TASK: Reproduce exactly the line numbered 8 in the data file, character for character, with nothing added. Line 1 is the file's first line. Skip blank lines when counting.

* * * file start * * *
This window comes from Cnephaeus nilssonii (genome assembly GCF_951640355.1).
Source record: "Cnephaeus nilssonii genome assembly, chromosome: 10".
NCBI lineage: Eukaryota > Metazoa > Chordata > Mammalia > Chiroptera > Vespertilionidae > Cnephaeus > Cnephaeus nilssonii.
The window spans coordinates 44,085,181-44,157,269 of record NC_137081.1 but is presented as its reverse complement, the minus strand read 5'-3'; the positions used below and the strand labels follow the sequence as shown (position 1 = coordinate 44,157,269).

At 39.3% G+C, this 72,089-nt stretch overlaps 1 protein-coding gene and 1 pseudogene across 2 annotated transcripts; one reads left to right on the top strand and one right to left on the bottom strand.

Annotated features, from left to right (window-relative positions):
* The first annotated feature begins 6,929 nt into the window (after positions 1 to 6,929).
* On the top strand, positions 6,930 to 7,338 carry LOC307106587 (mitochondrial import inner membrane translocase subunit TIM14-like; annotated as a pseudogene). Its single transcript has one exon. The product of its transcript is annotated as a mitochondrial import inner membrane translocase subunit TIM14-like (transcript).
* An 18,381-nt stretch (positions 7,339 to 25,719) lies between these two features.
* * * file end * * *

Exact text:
* On the top strand, positions 6,930 to 7,338 carry LOC307106587 (mitochondrial import inner membrane translocase subunit TIM14-like; annotated as a pseudogene). Its single transcript has one exon. The product of its transcript is annotated as a mitochondrial import inner membrane translocase subunit TIM14-like (transcript).